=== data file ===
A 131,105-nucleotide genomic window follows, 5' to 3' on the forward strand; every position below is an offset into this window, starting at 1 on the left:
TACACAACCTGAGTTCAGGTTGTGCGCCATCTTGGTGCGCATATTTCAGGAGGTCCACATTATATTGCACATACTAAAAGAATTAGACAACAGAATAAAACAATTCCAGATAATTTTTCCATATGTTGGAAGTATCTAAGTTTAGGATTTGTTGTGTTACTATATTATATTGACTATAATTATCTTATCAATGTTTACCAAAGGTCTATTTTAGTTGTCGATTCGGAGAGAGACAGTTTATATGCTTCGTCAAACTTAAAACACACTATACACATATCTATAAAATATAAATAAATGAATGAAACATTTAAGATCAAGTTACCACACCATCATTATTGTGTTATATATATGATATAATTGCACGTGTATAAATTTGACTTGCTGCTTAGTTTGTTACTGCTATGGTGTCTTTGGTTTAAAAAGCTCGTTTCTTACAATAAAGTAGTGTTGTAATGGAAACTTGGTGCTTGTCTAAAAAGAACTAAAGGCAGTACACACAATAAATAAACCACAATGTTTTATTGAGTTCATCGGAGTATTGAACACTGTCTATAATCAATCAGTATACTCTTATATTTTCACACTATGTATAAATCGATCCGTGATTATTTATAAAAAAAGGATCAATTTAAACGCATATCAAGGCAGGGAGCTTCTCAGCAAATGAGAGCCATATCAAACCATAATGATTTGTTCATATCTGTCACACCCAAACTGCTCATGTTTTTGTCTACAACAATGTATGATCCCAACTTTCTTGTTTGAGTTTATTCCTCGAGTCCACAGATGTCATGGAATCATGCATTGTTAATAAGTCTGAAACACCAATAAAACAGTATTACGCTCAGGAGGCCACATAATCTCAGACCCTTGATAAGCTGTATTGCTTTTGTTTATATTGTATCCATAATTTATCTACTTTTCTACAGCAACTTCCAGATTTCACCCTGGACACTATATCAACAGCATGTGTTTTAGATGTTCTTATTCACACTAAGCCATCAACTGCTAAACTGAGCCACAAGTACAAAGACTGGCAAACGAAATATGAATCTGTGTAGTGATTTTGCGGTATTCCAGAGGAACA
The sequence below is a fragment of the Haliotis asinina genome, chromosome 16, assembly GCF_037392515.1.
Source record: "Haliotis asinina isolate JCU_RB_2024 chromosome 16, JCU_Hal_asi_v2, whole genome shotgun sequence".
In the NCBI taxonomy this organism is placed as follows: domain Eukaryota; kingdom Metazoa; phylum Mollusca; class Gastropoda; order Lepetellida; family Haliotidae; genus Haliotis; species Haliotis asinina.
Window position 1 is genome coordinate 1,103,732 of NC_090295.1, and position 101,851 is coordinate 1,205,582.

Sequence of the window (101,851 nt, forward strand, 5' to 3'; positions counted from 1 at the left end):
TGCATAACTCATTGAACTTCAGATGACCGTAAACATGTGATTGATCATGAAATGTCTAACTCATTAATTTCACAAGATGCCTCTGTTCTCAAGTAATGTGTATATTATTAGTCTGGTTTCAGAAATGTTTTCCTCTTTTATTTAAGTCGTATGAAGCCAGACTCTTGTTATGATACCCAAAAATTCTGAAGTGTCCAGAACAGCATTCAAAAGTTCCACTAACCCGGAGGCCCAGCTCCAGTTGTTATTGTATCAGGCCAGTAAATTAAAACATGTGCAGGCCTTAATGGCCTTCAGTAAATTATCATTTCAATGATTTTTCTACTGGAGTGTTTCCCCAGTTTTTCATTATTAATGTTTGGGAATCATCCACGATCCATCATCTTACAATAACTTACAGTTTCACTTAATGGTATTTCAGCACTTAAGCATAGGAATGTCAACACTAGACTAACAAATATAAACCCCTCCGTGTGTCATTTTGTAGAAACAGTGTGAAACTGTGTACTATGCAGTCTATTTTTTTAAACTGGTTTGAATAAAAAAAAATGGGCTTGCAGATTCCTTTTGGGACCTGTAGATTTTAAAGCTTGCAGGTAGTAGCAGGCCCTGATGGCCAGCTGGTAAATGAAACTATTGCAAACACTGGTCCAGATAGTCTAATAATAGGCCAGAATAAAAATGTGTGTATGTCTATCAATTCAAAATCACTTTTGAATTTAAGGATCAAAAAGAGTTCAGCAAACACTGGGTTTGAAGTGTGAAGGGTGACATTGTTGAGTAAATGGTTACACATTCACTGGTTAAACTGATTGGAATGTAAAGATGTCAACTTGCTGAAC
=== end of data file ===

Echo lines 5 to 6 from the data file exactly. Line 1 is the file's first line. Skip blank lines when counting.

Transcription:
In the NCBI taxonomy this organism is placed as follows: domain Eukaryota; kingdom Metazoa; phylum Mollusca; class Gastropoda; order Lepetellida; family Haliotidae; genus Haliotis; species Haliotis asinina.
Window position 1 is genome coordinate 1,103,732 of NC_090295.1, and position 101,851 is coordinate 1,205,582.